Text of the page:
Online repository features UT Martin academic works
Posted: Thursday, February 4, 2010 9:15 am
The Messenger 02.04.10
Academic works authored by UT Martin graduates and faculty have a worldwide audience, thanks to an online resource established in January 2008 by the Paul Meek Library’s Corbitt Special Collections.
Known as an “institutional repository,” Internet browser hits for Scholarship@UT Martin exceed 4,200 since July 1, 2009, and continue to grow.
Nobody is more pleased than Richard Saunders, the university’s special collections librarian and university archivist.
Several years back, Saunders had the idea of giving university-authored academic works a virtual home. In 2005, he received an advertisement for commercial institutional repository software that would manage online document storage and delivery. Although the software was impressive, the five-figure annual subscription charge was prohibitive.
The library staff looked for other options, seeking software that was open-source or inexpensive to use. Jim Nance, systems librarian, computer-science student John Britton and Saunders discovered a product called EPrints.
“EPrints is an open-source, open-archive database developed at the University of Southampton in Great Britain,” Saunders said. “It was written by a bunch of computer-science students who just simply have the idea that research needs to be available publicly.”
The program was adapted for use in the library service pages, and the digital world opened for UT Martin scholarly works.
Saunders said about 600 open-archives repositories exist around the world, with UT Martin’s repository about in the middle in terms of size. He added that there are approximately another 1,000 databases on commercial platforms similar to what UT Martin is using but which carry considerable operating costs.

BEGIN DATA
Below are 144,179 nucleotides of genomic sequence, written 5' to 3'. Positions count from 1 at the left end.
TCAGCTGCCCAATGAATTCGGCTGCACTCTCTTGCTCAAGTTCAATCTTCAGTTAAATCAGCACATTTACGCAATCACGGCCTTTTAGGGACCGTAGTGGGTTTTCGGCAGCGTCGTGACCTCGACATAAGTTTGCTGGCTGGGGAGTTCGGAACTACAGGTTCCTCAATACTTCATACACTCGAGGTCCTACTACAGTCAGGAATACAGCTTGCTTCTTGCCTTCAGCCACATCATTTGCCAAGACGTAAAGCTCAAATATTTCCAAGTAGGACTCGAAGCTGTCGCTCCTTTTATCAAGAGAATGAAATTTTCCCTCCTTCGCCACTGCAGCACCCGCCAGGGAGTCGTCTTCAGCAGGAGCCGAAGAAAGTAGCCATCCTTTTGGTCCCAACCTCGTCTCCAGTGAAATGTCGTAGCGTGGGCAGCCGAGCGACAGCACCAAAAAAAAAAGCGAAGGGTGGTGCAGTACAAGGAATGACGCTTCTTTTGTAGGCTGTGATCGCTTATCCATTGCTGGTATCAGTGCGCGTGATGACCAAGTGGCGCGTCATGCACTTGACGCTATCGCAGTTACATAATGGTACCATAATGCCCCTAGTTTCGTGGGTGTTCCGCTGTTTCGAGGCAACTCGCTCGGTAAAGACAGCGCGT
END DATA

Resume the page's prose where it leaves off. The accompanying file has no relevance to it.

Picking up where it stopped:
“They’re slicker. They have a little more customizability, but they’re a whale of a lot more expensive, so we struck a balance between cost and effectiveness,” he said. “And, as we have used this, we are absolutely certain that we came down on the right side of things, both for the taxpayers of Tennessee and for the type of scholarship that the campus has generated over the last years.”
The software works like a library catalogue. From the front page, searchers may use keyword, title, author and subject functions to locate material directly. The site also indexes in search engines like Google and ask.com, making the contents accessible across the globe. Once a record is located, a link to an electronic file allows users to download a digital copy directly to their computers.
“Master’s theses and projects are demonstrations of academic competence,” Saunders said. “But they rarely get used after they are produced, mostly because they are accessible only at the student’s institution. Traffic on Scholarship@UT Martin shows how valuable master’s-level research can be to the world.”
As of Jan. 1 this year, 338 full-text files were accessible in the online repository. In the past year, that small number has accounted for more than 5,000 file downloads to researchers in 133 countries across the globe.
“That sort of activity suggests UTM students produce research of real value,” Sanders said.
Graduate students in education and agriculture wrote a majority of the 280 UT Martin master’s theses available on the site.
“Still the single most downloaded item on the whole database is a 30-year-old master’s thesis on Tennessee teacher-tenure policy,” he said.
The next step is capturing master’s projects, followed by University Scholars papers, which are academic works produced by undergraduate students in the University Scholars Program. Faculty members are encouraged to contribute their own work, he said.
Besides the search feature, the site includes a “Paper of the Day,” randomly chosen by the software.
“It’s just a way to remind people that there is real research here,” he said. “It’s not just a site with a number on it. There’s something to take a look at.”
So far, Saunders is pleased with what Scholarship@UT Martin has accomplished.
“Number one, it’s always good to have a digital presence out in the world. That was a big driving force,” he said. “What the software does is put UTM as a research institution into an international context. We have a presence now.”
To find the repository, point a browser to http://scholarship.utm.edu.
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